THE boards of decking beneath Jack Holt’s feet are gently warmed by Indian summer sun, as he leans over the wooden railing to watch a solitary rower in a small wooden boat slide past on the glassy surface of the Union Canal.
Joggers, mothers with prams, people off to work, are walking past on the other side of the narrow stretch of water and for the first time perhaps taking notice of what’s on the other side – Polwarth church.
For years the land behind the church had been weed-strewn and covered with head-height nettles, hiding the old wall which ran behind the impressive red sandstone building and making the place look, from the towpath at least, a little neglected.
But after months of back-breaking work by army volunteers and veterans, a fundraising campaign by parishioners and a little heavenly intervention, Polwarth Church has now become the Kirk on the Canal.
The wall was knocked through, the land cleared, a patio and decked area built and a garden landscaped and planted – all that’s left, says Church of Scotland minister Reverend Holt, is for Scottish Canals to build steps to the water, put in a mooring point and for a barge to be bought.
“From the outset our intention was to create an access on to the canal and so provide a point of contact with the growing number of diverse communities that use the water, the towpath and the amenities of Harrison Park,” said Rev Holt.
“Seeing the garden now, after all the work and effort that’s gone into it, is wonderful. But it’s not the end of our transformation.”
The beginning was before Rev Holt arrived at the parish four-and-a-half years ago.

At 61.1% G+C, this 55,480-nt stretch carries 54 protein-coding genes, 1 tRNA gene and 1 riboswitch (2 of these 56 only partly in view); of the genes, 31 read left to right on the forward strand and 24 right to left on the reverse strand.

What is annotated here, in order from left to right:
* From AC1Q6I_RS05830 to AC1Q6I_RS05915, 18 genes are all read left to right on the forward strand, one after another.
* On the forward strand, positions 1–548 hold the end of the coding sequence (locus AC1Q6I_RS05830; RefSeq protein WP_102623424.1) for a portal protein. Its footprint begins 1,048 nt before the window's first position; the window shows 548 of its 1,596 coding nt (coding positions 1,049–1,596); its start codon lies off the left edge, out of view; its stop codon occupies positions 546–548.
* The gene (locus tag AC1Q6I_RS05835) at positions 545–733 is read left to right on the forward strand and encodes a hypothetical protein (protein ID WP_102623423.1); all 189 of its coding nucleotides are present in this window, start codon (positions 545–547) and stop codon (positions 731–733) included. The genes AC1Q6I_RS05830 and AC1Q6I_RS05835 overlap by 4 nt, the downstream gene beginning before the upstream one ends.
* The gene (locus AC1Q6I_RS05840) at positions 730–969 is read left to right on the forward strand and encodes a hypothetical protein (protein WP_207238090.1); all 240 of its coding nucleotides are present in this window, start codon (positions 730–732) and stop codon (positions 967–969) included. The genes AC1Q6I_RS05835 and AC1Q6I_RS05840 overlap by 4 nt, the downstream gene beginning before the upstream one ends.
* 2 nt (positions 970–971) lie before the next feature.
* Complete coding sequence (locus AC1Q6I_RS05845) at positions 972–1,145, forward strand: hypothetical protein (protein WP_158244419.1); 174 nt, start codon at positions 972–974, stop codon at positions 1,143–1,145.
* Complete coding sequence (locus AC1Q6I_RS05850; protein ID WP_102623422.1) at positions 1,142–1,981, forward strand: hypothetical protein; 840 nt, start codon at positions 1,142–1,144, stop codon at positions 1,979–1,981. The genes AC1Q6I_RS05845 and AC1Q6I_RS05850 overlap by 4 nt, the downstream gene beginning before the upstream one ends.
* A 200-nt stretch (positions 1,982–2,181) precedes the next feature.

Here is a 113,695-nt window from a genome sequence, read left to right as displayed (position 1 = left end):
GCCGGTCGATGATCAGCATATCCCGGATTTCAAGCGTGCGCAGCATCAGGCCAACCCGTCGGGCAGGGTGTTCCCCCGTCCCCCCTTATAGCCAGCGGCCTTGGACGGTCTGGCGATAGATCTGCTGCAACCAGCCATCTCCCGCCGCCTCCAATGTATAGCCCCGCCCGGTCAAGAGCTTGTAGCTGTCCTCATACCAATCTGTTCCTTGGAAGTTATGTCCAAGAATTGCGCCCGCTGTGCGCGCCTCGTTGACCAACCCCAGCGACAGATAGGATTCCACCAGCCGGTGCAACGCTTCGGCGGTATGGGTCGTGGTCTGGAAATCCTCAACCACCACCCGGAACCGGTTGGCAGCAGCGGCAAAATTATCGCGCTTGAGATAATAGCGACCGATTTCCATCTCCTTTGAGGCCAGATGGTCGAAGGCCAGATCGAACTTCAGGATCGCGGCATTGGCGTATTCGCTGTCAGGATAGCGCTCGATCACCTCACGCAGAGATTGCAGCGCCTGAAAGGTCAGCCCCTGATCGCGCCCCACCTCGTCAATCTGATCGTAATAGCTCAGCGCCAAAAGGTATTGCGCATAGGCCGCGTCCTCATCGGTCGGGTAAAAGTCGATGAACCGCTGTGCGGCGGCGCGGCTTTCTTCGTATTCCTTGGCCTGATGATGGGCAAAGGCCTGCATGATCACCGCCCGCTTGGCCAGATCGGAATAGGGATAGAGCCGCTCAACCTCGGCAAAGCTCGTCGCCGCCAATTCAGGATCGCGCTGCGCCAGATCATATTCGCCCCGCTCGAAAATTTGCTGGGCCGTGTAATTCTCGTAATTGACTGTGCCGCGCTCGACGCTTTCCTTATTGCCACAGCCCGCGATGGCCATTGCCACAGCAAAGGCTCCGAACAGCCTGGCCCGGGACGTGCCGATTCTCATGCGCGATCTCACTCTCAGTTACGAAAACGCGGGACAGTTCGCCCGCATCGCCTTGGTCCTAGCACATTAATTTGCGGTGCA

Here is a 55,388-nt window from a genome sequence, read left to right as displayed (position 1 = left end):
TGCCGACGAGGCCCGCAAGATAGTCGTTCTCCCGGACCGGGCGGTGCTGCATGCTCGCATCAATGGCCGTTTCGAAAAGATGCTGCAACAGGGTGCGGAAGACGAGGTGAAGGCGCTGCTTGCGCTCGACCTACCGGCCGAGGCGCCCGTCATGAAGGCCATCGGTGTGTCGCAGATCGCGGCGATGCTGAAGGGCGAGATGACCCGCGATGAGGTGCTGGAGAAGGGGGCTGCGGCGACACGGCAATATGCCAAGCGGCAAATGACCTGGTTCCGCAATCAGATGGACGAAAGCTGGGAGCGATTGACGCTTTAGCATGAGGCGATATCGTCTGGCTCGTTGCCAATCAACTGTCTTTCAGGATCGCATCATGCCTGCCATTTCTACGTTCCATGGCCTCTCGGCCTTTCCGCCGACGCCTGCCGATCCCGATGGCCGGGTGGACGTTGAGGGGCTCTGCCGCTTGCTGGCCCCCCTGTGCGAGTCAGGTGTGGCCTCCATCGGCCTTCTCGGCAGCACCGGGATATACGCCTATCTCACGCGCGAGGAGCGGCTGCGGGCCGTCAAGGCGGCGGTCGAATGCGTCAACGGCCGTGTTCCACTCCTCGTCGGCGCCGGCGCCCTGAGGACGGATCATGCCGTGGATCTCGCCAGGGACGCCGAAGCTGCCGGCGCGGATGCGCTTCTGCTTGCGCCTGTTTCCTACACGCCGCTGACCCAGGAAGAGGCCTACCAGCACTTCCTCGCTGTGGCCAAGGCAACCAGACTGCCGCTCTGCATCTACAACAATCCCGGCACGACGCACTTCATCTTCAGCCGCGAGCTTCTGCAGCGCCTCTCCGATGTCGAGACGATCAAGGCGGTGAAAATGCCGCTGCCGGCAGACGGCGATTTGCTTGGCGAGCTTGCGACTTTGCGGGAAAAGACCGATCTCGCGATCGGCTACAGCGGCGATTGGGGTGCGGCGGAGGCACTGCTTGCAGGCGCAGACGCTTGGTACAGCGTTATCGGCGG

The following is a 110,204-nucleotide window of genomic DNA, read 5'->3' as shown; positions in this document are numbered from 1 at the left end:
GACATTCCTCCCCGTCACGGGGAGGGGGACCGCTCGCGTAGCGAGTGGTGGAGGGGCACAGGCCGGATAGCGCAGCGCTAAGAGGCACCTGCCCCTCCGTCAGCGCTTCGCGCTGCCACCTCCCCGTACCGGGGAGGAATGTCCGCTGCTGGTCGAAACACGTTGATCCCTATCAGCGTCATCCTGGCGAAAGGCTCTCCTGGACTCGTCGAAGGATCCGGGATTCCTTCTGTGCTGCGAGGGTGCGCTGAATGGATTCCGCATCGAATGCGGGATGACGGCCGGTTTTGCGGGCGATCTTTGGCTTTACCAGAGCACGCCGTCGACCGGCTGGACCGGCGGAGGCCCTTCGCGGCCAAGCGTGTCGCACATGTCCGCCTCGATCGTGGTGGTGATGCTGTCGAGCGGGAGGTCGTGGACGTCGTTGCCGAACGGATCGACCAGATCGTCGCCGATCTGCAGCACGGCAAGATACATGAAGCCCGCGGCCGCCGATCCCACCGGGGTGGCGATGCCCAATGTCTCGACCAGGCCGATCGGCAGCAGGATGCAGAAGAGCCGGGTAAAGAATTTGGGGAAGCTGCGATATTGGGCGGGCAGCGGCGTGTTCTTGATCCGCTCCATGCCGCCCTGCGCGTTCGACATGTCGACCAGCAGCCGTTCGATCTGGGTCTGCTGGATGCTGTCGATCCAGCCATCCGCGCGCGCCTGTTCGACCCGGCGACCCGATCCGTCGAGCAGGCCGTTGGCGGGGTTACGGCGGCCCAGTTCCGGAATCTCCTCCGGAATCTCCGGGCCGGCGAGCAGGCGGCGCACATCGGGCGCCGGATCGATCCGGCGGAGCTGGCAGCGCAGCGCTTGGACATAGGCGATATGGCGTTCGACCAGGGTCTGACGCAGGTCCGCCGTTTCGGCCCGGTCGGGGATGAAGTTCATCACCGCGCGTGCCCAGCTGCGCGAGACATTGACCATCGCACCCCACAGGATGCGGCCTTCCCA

Two parishioners had attended a presentation by British Waterways Scotland and the council about plans to transform the Union Canal and spotted the opportunity for the church to get involved. The discovery of an old photo which showed a boathouse had once stood on the ground next to the canal behind the church meant dealing with a potentially-tortuous planning process to get permission to knock through the wall and build the garden wasn’t required.
Then there was a call from army veterans’ charity Back Out There, which was looking for a garden project to work on as a therapy for former soldiers. Funding wasn’t yet in place for the canal garden but the charity agreed to come and work in another part of the church grounds, creating a remembrance garden.
Their involvement meant that when the church applied to a new funding stream, the army’s Community Covenant which aims to integrate the armed forces into their local community, the £36,000 needed for the canal garden was granted.
By July this year the work had begun and now the garden is open to the public. Rev Holt adds: “A small, hard-working team from the congregation are to be congratulated on bringing this project to completion.
“We have also been very lucky to have had a landscape architect plan the garden as part of her PhD, then Hardies Surveyors waived their fee and the Wilfred Owen Association, which was involved with the Second World War garden, helped us apply for the Community Covenant.
“So it’s wonderful to open our grounds and gardens to veterans and their families, the local schools, residents of care homes, special needs groups and visitors to and users of the canal as a place of peace.
“But the work hasn’t stopped. We’ve launched another fundraising drive called Float Our Boat so the church can have its own canal boat on the water, which can be used perhaps as a wedding venue or for trips by pupils at two local schools – Craiglockhart and Tollcross – or even for the Sunday School.”
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